Avengers Infinity War – Review (Spoilers)

I put “spoilers” in the title, but they’re probably pretty mild.  Honestly, I need to see this movie a second time to really take it in.  There’s a lot going on here.

I'm pretty sure this is an accurate representation of Thanos' Gauntlet.
I’m pretty sure this is an accurate representation of Thanos’ Gauntlet.

I liked the movie.  Quite a bit more than I expected to, honestly.  What I expected was a mostly coherent movie with all of the established movie characters on screen thrown together.  What we got instead was a very coherent movie with all of these characters on screen, but they were put together in a very logical manner.  What I thought worked very well for it was that it featured the cosmic players primarily (i.e. Guardians of the Galaxy, Thor, Dr. Strange to an extent), with Earth’s heroes crossing over.

Essentially, similarly to how Captain America: Civil War was basically an Avengers movie, Avengers: Infinity War was basically a Guardians of the Galaxy movie.  This makes sense to me, because the villain (Thanos) is cosmic in scale, so it follows that we would be dealing with characters that operate on a cosmic scale.  It’s rather interesting to me that Earth is only important in that two of the stones are there, but it’s not important enough that Thanos personally wants to go there until the very end (he sends his “children” to go get the stones).

Some pieces of the movie I didn’t completely like.  The part at the beginning with Vision trying to pass as a human in a relationship with Wanda was interesting, but I feel like we jumped quite a bit from his attempts at domesticity in Civil War to being in love with Wanda here in Infinity War.  I was told about a Vision comic book story line recently where he tries to start a family, so I guess that’s where this came from in the movie.  All of the other characters seemed to have made logical progresses, but this one was a big leap.

I also didn’t completely like Banner in this one.  I hope that there is a logical reasoning for sidelining the Hulk (I wonder if it’s possible they’re going to split him into two characters?  I think that’s a thing that happens in the comics) in part two of Infinity War.

One last nitpick – Infinity War seemed to undo a lot of what happened in Thor: Ragnarok.  In that movie, Thor discovers – he doesn’t really need the hammer.  He loses an eye.  In Infinity War, he regains an eye (comically stolen by Rocket) and gets a big axe.  Now that I think about it, looking at The Hulk and Thor specifically, a lot of Ragnarok’s work is reversed with Infinity War, for some reason.

Overall, I appreciate how Marvel has really widened the scope of its movies over the years since the first phase: we started with individual hero movies, with only secondary characters overlapping (Fury, Coulson), leading up to the big collaboration movie: The Avengers.  That was The Big Event movie.  While each individual film dealt with mostly Earth-bound villains, The Avengers was the first to open up the Earth to Space (well, technically I guess Thor did that first).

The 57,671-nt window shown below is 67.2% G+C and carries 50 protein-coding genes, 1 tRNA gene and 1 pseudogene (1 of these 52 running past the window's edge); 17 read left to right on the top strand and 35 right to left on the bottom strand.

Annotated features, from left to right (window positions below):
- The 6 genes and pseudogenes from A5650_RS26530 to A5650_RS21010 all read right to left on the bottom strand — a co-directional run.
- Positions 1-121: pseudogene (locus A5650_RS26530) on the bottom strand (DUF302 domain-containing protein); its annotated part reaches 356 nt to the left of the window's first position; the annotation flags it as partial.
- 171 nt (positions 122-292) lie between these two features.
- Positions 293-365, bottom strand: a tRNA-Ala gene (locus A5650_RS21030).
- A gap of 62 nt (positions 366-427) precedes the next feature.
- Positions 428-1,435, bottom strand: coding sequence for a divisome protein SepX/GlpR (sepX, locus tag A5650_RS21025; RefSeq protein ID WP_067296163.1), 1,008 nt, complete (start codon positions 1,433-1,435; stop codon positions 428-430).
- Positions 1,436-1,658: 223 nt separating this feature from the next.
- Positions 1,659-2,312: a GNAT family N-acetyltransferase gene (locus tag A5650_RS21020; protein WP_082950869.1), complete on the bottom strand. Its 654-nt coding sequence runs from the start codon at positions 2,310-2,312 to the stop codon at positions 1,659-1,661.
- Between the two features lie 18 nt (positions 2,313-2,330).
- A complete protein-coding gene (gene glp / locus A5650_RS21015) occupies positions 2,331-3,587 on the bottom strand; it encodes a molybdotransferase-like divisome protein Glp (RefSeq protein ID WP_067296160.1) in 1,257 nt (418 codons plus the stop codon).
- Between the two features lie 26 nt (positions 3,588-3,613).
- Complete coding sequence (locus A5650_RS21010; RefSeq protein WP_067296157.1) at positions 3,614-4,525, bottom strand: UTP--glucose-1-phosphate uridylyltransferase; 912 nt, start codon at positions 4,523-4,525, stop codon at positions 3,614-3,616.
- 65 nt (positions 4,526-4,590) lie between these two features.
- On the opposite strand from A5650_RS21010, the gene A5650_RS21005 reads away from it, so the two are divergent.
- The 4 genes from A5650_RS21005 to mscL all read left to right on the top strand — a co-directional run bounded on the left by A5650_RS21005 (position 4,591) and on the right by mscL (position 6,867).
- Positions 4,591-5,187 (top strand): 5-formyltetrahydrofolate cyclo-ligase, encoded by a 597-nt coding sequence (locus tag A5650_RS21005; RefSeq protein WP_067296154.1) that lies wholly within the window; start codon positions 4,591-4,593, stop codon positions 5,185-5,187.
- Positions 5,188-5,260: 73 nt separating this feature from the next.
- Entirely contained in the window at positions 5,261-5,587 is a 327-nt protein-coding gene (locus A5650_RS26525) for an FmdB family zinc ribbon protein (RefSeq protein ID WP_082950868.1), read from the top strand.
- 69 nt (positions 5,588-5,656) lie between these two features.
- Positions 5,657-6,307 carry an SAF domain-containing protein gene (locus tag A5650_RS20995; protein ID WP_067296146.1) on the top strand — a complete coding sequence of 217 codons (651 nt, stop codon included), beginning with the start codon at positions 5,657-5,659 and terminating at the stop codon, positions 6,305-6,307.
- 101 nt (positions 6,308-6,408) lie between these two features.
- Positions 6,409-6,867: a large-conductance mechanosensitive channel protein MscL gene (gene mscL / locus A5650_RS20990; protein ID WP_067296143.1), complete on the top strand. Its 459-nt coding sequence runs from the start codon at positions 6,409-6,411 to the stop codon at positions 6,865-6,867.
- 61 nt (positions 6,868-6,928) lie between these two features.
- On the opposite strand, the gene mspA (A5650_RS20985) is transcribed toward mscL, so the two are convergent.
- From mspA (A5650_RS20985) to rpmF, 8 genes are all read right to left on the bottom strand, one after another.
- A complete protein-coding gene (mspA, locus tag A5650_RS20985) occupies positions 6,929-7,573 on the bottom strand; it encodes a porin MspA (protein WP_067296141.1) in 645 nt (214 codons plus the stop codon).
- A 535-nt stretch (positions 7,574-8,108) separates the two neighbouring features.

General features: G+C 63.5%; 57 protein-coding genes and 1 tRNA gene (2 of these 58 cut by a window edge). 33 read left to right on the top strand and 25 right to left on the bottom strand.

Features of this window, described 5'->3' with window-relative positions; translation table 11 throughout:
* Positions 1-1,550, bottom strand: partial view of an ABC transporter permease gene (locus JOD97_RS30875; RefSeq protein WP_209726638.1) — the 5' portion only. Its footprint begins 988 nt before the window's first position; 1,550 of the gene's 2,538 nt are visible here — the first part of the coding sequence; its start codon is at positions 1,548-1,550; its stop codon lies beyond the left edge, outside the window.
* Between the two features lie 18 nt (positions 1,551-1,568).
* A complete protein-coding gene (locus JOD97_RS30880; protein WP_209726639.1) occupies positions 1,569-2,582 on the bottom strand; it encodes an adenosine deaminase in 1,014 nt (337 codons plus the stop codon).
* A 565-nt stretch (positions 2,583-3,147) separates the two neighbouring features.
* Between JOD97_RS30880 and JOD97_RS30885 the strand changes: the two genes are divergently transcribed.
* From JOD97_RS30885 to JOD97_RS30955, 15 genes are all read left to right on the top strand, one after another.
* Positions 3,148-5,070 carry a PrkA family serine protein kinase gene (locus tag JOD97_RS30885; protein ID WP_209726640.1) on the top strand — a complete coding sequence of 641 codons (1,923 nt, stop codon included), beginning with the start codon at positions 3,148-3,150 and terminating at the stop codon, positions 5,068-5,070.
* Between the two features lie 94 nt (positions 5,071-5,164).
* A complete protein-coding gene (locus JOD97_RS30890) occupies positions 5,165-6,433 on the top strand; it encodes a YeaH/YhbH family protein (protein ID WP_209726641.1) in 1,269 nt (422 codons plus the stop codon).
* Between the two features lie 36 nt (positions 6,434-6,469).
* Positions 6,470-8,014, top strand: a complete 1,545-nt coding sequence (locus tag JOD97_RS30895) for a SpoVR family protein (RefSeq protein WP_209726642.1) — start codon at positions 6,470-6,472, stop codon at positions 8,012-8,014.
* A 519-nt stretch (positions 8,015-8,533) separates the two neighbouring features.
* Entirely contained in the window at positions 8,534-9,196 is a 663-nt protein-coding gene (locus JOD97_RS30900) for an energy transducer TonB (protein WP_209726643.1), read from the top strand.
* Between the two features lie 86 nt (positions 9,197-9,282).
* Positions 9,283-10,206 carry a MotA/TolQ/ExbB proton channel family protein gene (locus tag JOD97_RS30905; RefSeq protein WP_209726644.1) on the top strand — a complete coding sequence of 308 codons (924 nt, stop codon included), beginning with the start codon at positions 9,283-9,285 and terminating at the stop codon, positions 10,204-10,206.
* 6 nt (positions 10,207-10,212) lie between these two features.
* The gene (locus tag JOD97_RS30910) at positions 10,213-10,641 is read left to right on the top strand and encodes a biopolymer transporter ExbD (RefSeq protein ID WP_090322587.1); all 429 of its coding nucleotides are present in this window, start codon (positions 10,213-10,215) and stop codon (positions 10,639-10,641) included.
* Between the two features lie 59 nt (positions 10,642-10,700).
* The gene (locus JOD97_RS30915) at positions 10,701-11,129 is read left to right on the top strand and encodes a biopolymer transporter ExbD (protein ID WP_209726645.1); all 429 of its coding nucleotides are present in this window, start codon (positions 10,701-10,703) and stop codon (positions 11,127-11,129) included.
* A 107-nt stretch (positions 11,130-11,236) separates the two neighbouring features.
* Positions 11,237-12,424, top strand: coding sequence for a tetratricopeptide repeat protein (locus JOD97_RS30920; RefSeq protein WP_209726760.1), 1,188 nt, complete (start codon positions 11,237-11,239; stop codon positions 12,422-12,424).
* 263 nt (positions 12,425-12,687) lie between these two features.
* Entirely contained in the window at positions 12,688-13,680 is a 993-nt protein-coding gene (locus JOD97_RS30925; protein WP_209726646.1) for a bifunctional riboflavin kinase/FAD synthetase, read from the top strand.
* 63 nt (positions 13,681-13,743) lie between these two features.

Then they slowly started building up the universe – crossing characters over in The Winter Soldier, and then the larger cast in Civil War.  There are still some isolated movies, like Black Panther and Ant-Man movies (and presumably, the upcoming Captain Marvel movie) but I don’t think there will be many more ‘primary character only’ movies with the OG Avengers.

I can’t think of much more interesting things to say about Infinity War without watching it again.  I highly recommend you listen to these podcasts, which go much more in-depth than I ever could:

And, I haven’t listened to it yet, but Make Dad Read Comics did an episode about the comic for which this movie is based on, The Infinity Gauntlet, if you’re interested in some background comic information.

 

Anela & The Early Hours – Yesteryear

Originally posted on Alternative Airwaves

I received this email submission back in June 2017; so right off the bat, a slap on the hand to me for not getting to the review until now, nearly a year later. Yesteryear by Anela & The Early Hours Anela & The Early Hours is an indie pop group out of London, Ontario.  Yesteryear is their debut album; here are some of my thoughts about it. Right off the top, I have to be honest and say that this album did not "wow" me.  I feel that it is a solid, well-produced album, but it doesn't stand out as something special to me.  That said, I would still recommend giving this album a listen. Like I said, it sounds well-produced.  It's "radio ready", in the sense that it sounds good over my speakers and headphones - the sound isn't too flat or anything like that.  Guitar work in the 7 tracks is delicate but has a presence, and the drums have a certain "pop" to it.  I like lead singer Anela Navarro's voice, though it doesn't fluctuate through very much range (however it sounds like she potentially has a wide vocal range in her if she chose to use it). Singles from the album include "Space" and "All Alone", for which there are some YouTube videos you can watch: here and here.  The stand-out track for me though was "Stuck With You" - I liked that one the best. Overall, "Yesteryear" is a good album and I recommend it.  3/5.  You can purchase it from iTunes, or stream it on Spotify/Soundcloud/Bandcamp (link above).